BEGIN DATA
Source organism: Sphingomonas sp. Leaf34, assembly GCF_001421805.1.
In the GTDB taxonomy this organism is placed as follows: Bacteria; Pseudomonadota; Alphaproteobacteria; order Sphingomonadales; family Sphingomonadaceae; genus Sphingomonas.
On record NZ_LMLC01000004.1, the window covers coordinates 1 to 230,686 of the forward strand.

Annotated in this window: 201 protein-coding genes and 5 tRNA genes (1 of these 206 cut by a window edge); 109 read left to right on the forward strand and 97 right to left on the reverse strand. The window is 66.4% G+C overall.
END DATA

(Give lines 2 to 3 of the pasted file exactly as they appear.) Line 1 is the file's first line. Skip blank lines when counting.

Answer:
In the GTDB taxonomy this organism is placed as follows: Bacteria; Pseudomonadota; Alphaproteobacteria; order Sphingomonadales; family Sphingomonadaceae; genus Sphingomonas.
On record NZ_LMLC01000004.1, the window covers coordinates 1 to 230,686 of the forward strand.